Identification of the molecular basis of diseases. Computer-aided drug discovery and rational design. Nanomedicine and 'in silico' biopharmaceutics.

Nanotech applications

Identification of the molecular basis of diseases

At the lowest level, the biological mechanisms of functioning of all living organisms derive from coordinated and cooperative molecular motions. As the famous physicist Richard Feynman once stated: "everything that living things do can be understood in terms of the jigglings and wigglings of atoms". The comprehension of these mechanisms is crucial in life sciences.

Understanding the molecular basis of diseases is a difficult task. Biological molecules are complex, by their very nature (e.g., proteins could be highly flexible, or have a multimeric structure, or possess multiple interaction sites) and also because of the phenomena they take part to (e.g., conformational variations, or association with various partners).

Some mechanisms that contribute to a number of human pathologies are currently investigated. The topics of these researches include, among others, the study of the molecular determinants of several types of cancer (including their genesis, progress, and metastasis). Protein misfolding processes that may lead to amyloidosis and other neurodegenerative disorders are also studied.

Computer-aided drug discovery and rational design

Drug discovery and design is one of the most advanced, innovative, competitive, and expensive field of research and technological development in the world. It may involve both pharmaceutical companies and academic institutions, as well as other actors such as regulatory agencies and financial investors. In such a composite ecosystem, public research plays an integral role.

Computer simulations are extensively used in the early stages of drug discovery, which precede any clinical trial. In particular, they are among the most commonly used techniques in the so-called "drug discovery funnel" used to reduce the high number of molecules of potential interest, as a support to or in combination with a large variety of experimental techniques.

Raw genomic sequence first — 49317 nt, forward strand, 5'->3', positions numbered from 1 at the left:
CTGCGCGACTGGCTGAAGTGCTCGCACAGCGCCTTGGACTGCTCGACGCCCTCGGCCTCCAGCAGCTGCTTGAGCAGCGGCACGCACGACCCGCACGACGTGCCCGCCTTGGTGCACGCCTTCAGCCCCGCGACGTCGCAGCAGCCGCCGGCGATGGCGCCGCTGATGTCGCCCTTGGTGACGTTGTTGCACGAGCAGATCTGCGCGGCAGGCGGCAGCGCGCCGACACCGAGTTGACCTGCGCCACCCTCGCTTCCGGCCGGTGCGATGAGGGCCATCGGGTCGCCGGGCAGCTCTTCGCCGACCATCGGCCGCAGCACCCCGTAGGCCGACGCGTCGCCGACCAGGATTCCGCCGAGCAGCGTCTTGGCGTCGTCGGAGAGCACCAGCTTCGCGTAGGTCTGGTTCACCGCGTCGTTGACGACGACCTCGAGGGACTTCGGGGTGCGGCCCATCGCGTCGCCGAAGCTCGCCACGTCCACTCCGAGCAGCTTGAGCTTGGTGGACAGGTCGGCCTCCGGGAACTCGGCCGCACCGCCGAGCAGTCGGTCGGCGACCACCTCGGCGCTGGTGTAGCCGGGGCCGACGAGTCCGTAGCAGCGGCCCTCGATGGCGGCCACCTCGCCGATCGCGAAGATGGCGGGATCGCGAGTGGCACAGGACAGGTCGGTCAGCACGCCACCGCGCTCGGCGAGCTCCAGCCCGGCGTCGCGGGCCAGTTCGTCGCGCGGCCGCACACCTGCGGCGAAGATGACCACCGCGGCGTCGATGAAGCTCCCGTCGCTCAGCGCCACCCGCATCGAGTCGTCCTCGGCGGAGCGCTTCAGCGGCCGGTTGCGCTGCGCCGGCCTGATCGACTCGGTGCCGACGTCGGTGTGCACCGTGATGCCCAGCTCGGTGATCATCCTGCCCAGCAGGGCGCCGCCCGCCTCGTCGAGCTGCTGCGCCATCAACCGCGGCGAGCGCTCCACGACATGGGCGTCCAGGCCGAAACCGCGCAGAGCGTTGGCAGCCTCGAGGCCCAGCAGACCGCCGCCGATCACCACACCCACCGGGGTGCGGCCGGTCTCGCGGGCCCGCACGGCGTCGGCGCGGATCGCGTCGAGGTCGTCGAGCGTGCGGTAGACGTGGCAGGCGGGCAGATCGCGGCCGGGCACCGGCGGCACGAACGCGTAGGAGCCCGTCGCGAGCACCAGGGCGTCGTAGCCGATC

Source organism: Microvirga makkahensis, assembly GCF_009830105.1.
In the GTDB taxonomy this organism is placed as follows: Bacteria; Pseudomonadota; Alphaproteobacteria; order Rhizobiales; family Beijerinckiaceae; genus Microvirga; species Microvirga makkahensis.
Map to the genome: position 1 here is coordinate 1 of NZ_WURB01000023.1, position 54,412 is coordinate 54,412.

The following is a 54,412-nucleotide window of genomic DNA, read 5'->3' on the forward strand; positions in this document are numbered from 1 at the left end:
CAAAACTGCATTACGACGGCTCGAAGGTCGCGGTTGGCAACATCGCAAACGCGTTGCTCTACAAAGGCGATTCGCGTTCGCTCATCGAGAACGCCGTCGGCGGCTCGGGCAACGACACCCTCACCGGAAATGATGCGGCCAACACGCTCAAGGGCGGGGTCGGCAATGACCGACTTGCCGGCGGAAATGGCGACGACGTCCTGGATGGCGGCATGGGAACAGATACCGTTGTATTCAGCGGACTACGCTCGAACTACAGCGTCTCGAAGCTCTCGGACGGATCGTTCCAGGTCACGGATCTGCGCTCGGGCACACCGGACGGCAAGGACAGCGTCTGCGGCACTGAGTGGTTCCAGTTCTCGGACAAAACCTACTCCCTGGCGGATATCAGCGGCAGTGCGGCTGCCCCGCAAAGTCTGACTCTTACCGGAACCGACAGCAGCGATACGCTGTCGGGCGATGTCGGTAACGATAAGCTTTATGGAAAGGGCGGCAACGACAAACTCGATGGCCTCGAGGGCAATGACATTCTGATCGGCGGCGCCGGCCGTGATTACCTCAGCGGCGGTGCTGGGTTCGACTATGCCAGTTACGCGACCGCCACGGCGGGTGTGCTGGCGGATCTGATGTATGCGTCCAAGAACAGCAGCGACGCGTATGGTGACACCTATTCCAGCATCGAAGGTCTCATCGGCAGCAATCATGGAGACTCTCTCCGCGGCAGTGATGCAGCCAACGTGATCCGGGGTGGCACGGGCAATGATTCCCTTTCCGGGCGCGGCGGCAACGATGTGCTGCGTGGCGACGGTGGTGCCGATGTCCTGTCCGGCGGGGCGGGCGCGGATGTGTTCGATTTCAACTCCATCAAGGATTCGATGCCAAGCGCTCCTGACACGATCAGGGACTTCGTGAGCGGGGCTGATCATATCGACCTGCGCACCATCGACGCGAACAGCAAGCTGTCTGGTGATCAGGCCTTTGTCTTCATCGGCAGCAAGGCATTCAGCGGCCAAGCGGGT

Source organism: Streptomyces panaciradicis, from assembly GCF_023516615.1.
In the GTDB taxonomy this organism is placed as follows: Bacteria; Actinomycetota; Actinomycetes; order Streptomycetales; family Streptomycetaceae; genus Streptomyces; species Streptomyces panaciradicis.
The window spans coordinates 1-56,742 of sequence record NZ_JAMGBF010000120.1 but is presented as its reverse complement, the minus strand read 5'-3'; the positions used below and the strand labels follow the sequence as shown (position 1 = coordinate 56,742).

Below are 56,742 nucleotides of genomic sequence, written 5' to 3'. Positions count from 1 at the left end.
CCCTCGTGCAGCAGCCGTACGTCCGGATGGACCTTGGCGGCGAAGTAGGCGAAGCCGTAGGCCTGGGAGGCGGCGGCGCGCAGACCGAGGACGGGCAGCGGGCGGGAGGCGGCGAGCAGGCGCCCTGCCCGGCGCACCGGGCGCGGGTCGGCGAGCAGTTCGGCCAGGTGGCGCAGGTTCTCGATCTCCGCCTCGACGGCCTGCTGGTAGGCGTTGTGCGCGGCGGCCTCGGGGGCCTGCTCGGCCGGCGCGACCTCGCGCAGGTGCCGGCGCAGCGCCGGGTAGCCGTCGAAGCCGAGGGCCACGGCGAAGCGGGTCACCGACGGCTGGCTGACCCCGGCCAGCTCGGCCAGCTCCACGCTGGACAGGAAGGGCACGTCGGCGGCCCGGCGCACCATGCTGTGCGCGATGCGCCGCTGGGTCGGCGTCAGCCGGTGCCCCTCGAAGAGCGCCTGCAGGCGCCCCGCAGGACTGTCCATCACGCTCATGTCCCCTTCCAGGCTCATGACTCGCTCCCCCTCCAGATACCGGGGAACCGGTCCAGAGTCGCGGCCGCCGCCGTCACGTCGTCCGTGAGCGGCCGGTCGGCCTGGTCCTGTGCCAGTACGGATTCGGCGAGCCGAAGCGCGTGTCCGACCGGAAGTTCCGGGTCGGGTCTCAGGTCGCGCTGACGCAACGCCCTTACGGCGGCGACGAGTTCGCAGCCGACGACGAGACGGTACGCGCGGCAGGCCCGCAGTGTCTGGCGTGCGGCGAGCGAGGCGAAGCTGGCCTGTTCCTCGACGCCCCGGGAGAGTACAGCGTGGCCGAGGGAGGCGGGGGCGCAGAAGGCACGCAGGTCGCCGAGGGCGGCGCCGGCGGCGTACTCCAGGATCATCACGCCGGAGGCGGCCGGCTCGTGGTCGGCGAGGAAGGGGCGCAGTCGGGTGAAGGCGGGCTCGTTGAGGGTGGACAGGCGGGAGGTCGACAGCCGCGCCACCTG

Activities in this field include computational screening through ligand scoring, and lead optimization through a rational modeling and design. Both structure-based and ligand-based design are used, depending on the experimental informations preliminarly available. These studies also tackle difficult or virtually "undruggable" targets, such as intrinsically disordered proteins.

Nanomedicine and 'in silico' biopharmaceutics

Nanomedicine is an umbrella term that includes a range of possible applications of nanotechnology in the medical field. Examples may include the development and application of nanomaterials for therapeutic or diagnostic purposes, the modeling and fine-tuning of biosensors at the nanoscale, and more generally the development of nanosized biological devices of medical interest.

A central theme in this field of research is the possibility of adding functionalities to known materials, by interfacing (or sometimes 'decorating') inorganic structures with biological molecules. As an example, the interaction of highly ordered polymeric molecules with proteins can be exploited for envisioning new inhibitors for pharmaceutical applications.

A few activities are currently pursued at an early stage, including the use of proteins as nanosensors for the detection of marker compounds that are relevant in nutraceutical and food science. Another topic of interest is the potential use of disordered proteins for enhancing the self-assembly, stimuli-responsiveness, and recognition properties of protein/peptide-based copolymers.